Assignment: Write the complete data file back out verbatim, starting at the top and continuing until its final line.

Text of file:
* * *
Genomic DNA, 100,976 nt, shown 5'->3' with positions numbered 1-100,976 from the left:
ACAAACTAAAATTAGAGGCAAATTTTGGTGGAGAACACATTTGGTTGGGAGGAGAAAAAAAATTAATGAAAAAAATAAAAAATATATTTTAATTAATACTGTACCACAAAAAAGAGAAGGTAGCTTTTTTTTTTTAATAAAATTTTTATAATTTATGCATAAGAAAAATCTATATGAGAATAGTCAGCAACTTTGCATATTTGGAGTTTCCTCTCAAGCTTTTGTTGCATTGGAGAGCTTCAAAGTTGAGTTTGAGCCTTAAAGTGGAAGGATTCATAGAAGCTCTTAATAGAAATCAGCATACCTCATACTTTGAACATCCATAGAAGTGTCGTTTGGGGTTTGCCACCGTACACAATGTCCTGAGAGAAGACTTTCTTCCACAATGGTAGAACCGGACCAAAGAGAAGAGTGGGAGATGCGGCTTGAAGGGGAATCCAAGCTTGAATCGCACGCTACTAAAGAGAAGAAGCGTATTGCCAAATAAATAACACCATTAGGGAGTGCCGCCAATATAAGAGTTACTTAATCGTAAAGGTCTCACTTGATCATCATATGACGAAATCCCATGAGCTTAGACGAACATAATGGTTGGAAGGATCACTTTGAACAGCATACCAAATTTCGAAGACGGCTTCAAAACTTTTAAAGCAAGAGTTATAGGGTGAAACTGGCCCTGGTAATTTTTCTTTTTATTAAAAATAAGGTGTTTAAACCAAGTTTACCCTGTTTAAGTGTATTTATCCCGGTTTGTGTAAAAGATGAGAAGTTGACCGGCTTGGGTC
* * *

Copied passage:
Genomic DNA, 100,976 nt, shown 5'->3' with positions numbered 1-100,976 from the left:
ACAAACTAAAATTAGAGGCAAATTTTGGTGGAGAACACATTTGGTTGGGAGGAGAAAAAAAATTAATGAAAAAAATAAAAAATATATTTTAATTAATACTGTACCACAAAAAAGAGAAGGTAGCTTTTTTTTTTTAATAAAATTTTTATAATTTATGCATAAGAAAAATCTATATGAGAATAGTCAGCAACTTTGCATATTTGGAGTTTCCTCTCAAGCTTTTGTTGCATTGGAGAGCTTCAAAGTTGAGTTTGAGCCTTAAAGTGGAAGGATTCATAGAAGCTCTTAATAGAAATCAGCATACCTCATACTTTGAACATCCATAGAAGTGTCGTTTGGGGTTTGCCACCGTACACAATGTCCTGAGAGAAGACTTTCTTCCACAATGGTAGAACCGGACCAAAGAGAAGAGTGGGAGATGCGGCTTGAAGGGGAATCCAAGCTTGAATCGCACGCTACTAAAGAGAAGAAGCGTATTGCCAAATAAATAACACCATTAGGGAGTGCCGCCAATATAAGAGTTACTTAATCGTAAAGGTCTCACTTGATCATCATATGACGAAATCCCATGAGCTTAGACGAACATAATGGTTGGAAGGATCACTTTGAACAGCATACCAAATTTCGAAGACGGCTTCAAAACTTTTAAAGCAAGAGTTATAGGGTGAAACTGGCCCTGGTAATTTTTCTTTTTATTAAAAATAAGGTGTTTAAACCAAGTTTACCCTGTTTAAGTGTATTTATCCCGGTTTGTGTAAAAGATGAGAAGTTGACCGGCTTGGGTC